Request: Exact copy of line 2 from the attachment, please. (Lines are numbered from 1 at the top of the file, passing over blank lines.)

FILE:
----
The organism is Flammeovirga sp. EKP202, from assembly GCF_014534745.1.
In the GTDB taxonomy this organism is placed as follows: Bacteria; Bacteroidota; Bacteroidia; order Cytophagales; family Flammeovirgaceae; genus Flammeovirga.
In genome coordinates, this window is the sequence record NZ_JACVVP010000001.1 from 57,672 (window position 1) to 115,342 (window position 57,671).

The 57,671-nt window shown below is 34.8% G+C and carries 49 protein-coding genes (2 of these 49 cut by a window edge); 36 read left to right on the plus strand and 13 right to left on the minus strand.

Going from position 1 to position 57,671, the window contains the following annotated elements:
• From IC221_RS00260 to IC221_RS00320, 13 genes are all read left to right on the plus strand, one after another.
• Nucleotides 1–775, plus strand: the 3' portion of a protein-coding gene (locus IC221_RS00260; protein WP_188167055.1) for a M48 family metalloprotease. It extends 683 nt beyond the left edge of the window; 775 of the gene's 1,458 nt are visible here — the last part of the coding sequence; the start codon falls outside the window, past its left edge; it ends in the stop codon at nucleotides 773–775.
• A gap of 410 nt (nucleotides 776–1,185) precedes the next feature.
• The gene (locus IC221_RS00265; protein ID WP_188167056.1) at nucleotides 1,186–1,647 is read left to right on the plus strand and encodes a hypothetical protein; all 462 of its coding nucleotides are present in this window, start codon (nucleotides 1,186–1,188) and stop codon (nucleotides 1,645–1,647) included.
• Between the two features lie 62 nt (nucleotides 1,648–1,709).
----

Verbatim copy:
In the GTDB taxonomy this organism is placed as follows: Bacteria; Bacteroidota; Bacteroidia; order Cytophagales; family Flammeovirgaceae; genus Flammeovirga.